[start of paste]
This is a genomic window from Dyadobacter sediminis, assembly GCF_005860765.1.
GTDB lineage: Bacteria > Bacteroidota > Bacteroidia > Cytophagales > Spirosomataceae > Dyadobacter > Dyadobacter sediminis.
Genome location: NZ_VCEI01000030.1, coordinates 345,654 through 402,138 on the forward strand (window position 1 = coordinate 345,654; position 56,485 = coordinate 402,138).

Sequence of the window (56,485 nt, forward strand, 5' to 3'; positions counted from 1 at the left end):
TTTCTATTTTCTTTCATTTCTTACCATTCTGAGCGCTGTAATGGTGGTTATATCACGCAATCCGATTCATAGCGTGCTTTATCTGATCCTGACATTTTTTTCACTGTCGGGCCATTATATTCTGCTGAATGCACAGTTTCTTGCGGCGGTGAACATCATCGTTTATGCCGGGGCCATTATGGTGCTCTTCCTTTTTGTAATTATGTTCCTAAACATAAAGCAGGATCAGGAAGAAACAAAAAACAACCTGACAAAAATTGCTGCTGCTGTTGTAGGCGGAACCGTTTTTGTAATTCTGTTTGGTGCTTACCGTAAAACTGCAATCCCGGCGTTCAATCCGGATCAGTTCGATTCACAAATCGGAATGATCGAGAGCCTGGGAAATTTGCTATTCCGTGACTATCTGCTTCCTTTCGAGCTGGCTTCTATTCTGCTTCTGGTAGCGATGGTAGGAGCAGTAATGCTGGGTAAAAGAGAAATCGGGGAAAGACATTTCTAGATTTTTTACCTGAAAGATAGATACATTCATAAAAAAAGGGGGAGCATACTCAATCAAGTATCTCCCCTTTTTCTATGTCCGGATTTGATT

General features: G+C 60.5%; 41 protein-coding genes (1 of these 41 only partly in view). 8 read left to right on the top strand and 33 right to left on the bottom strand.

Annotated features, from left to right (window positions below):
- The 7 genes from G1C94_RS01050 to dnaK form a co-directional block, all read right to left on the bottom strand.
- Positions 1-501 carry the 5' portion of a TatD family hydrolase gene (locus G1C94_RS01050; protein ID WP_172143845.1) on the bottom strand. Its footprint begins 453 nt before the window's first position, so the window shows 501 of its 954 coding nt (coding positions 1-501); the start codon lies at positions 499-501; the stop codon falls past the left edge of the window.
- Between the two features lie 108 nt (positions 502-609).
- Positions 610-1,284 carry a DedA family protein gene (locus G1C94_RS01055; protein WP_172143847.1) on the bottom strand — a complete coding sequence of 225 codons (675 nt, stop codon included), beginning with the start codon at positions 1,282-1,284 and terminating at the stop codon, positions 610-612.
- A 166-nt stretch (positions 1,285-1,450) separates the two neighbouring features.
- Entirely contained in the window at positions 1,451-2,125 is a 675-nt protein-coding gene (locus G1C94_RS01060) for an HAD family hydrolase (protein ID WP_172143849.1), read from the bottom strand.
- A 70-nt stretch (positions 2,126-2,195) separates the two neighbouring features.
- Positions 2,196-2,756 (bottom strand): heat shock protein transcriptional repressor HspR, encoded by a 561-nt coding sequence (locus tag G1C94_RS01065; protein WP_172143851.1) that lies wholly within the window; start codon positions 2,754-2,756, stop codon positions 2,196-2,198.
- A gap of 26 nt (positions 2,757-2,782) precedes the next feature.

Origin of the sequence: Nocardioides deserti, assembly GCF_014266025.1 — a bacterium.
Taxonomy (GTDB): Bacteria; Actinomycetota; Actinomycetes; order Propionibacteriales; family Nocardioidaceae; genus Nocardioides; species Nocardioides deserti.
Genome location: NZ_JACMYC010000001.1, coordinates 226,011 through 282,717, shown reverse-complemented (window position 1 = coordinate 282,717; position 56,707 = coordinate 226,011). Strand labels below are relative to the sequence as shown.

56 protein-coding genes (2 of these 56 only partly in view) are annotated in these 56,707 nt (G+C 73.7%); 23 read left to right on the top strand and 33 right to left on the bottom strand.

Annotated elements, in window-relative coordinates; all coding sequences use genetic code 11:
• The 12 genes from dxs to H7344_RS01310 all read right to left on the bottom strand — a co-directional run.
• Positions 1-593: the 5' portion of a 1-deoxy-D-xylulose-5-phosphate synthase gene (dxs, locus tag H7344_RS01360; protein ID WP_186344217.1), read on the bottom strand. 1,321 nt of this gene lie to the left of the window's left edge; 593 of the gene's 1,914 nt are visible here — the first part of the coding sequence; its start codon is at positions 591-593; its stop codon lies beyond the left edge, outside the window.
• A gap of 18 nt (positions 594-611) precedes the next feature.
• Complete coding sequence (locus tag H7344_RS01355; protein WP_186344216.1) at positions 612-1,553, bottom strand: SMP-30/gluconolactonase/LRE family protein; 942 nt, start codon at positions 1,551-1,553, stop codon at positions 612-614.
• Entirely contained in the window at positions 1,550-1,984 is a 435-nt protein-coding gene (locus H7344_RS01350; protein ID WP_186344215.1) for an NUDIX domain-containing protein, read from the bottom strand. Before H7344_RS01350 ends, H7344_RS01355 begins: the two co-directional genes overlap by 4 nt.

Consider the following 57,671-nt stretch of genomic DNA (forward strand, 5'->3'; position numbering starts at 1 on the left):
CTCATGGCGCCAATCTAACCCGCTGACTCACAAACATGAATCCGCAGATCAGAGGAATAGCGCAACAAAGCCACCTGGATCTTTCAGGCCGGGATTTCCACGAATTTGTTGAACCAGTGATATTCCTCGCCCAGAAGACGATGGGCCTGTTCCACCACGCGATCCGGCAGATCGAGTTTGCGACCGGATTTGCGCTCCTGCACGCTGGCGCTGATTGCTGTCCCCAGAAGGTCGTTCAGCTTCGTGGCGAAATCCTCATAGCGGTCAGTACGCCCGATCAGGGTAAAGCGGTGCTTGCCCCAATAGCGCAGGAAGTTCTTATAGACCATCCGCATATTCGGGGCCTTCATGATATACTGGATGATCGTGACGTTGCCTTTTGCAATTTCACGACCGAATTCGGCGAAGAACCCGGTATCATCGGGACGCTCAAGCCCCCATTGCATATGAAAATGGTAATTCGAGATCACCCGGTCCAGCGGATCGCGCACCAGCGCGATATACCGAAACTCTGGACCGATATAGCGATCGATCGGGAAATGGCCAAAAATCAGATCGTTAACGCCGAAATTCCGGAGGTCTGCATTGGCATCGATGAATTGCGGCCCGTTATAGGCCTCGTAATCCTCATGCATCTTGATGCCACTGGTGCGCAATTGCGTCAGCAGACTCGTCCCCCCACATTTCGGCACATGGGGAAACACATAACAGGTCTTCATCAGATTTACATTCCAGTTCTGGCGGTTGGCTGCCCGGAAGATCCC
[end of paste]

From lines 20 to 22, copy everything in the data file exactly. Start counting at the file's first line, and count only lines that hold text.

56 protein-coding genes (2 of these 56 only partly in view) are annotated in these 56,707 nt (G+C 73.7%); 23 read left to right on the top strand and 33 right to left on the bottom strand.

Annotated elements, in window-relative coordinates; all coding sequences use genetic code 11:
• The 12 genes from dxs to H7344_RS01310 all read right to left on the bottom strand — a co-directional run.